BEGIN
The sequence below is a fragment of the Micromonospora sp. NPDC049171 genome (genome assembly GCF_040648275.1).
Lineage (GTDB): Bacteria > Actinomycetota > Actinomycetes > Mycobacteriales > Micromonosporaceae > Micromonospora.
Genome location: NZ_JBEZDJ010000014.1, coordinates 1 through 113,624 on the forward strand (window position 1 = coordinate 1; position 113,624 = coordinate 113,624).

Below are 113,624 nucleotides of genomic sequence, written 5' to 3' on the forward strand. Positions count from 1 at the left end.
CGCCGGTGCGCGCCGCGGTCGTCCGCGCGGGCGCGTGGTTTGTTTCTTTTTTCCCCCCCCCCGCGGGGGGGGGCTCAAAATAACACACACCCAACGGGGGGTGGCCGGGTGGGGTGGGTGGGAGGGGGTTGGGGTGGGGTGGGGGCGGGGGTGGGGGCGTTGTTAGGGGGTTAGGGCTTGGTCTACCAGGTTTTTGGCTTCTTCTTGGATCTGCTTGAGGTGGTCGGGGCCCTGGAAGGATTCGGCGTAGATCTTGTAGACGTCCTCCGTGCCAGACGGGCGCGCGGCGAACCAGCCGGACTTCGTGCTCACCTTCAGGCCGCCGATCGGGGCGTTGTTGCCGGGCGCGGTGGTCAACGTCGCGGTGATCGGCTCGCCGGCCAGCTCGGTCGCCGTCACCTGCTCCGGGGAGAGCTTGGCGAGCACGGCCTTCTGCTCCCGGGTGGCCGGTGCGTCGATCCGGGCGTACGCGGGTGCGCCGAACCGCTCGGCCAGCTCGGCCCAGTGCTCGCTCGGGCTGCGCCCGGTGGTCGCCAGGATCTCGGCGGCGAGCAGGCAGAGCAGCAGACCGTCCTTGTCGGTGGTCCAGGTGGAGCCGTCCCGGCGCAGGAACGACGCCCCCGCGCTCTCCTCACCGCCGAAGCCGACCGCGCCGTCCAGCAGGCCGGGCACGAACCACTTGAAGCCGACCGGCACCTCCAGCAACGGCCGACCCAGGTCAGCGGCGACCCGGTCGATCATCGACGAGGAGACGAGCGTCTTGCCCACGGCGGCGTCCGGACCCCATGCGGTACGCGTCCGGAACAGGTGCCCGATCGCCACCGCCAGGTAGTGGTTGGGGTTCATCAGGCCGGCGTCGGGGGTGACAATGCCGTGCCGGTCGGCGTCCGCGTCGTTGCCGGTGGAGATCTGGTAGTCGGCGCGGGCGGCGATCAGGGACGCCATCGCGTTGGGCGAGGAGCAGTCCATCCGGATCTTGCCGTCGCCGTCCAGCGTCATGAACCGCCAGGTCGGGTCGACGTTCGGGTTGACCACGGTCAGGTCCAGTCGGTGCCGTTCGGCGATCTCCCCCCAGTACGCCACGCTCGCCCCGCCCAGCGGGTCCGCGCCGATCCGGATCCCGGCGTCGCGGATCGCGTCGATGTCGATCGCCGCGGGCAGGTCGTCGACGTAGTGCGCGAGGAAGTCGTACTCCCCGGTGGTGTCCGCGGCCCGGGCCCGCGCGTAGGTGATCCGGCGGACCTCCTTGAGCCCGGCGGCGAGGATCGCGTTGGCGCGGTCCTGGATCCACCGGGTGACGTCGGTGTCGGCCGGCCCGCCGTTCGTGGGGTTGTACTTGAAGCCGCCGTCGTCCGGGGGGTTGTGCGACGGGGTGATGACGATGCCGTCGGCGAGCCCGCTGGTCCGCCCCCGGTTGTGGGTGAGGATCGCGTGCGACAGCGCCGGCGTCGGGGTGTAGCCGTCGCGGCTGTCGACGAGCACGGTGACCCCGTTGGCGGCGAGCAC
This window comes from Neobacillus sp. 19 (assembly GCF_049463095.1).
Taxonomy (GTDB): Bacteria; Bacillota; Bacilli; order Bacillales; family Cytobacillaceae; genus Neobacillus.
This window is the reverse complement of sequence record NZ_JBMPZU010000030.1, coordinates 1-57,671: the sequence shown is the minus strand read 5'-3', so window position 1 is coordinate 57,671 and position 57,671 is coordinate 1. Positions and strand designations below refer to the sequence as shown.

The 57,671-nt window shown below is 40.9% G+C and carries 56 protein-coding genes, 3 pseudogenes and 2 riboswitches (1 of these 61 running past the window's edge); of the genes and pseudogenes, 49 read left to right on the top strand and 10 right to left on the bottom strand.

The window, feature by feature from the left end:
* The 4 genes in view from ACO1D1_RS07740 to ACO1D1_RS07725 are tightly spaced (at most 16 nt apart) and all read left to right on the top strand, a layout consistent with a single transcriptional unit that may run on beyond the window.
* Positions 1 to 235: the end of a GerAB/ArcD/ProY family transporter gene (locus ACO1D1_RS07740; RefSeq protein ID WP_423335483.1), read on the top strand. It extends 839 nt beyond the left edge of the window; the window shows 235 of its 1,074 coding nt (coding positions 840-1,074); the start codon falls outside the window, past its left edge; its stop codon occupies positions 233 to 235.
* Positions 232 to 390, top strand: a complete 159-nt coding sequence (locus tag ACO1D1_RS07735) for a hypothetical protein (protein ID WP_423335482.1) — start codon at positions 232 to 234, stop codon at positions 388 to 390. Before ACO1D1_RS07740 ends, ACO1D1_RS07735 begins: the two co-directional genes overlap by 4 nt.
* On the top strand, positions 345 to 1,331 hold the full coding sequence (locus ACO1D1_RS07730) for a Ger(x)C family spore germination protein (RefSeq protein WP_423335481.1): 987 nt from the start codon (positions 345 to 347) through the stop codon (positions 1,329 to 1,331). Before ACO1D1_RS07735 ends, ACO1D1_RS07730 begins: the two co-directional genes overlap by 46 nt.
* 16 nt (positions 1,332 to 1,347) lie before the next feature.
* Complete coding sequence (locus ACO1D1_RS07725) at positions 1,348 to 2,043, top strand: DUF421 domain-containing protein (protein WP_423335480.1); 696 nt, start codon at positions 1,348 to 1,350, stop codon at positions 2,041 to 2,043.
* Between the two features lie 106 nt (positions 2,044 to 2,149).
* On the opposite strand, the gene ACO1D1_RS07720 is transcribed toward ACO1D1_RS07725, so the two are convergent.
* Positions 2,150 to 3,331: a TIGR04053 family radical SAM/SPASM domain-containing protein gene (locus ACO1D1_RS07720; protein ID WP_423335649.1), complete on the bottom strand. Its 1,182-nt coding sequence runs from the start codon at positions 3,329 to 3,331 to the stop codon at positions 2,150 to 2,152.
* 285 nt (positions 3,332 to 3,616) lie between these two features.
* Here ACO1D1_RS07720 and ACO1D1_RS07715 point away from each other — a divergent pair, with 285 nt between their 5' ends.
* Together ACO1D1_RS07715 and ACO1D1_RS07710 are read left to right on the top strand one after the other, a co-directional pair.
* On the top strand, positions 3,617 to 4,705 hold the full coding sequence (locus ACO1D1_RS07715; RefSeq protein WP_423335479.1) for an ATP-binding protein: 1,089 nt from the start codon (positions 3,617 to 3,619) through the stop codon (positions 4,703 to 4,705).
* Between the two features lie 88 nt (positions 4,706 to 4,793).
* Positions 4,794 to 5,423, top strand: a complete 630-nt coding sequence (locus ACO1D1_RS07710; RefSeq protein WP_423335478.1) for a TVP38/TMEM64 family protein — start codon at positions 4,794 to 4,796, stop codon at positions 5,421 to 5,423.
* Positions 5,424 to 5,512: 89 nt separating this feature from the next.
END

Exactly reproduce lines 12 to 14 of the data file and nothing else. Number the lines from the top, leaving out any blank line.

* Positions 1 to 235: the end of a GerAB/ArcD/ProY family transporter gene (locus ACO1D1_RS07740; RefSeq protein ID WP_423335483.1), read on the top strand. It extends 839 nt beyond the left edge of the window; the window shows 235 of its 1,074 coding nt (coding positions 840-1,074); the start codon falls outside the window, past its left edge; its stop codon occupies positions 233 to 235.
* Positions 232 to 390, top strand: a complete 159-nt coding sequence (locus tag ACO1D1_RS07735) for a hypothetical protein (protein ID WP_423335482.1) — start codon at positions 232 to 234, stop codon at positions 388 to 390. Before ACO1D1_RS07740 ends, ACO1D1_RS07735 begins: the two co-directional genes overlap by 4 nt.
* On the top strand, positions 345 to 1,331 hold the full coding sequence (locus ACO1D1_RS07730) for a Ger(x)C family spore germination protein (RefSeq protein WP_423335481.1): 987 nt from the start codon (positions 345 to 347) through the stop codon (positions 1,329 to 1,331). Before ACO1D1_RS07735 ends, ACO1D1_RS07730 begins: the two co-directional genes overlap by 46 nt.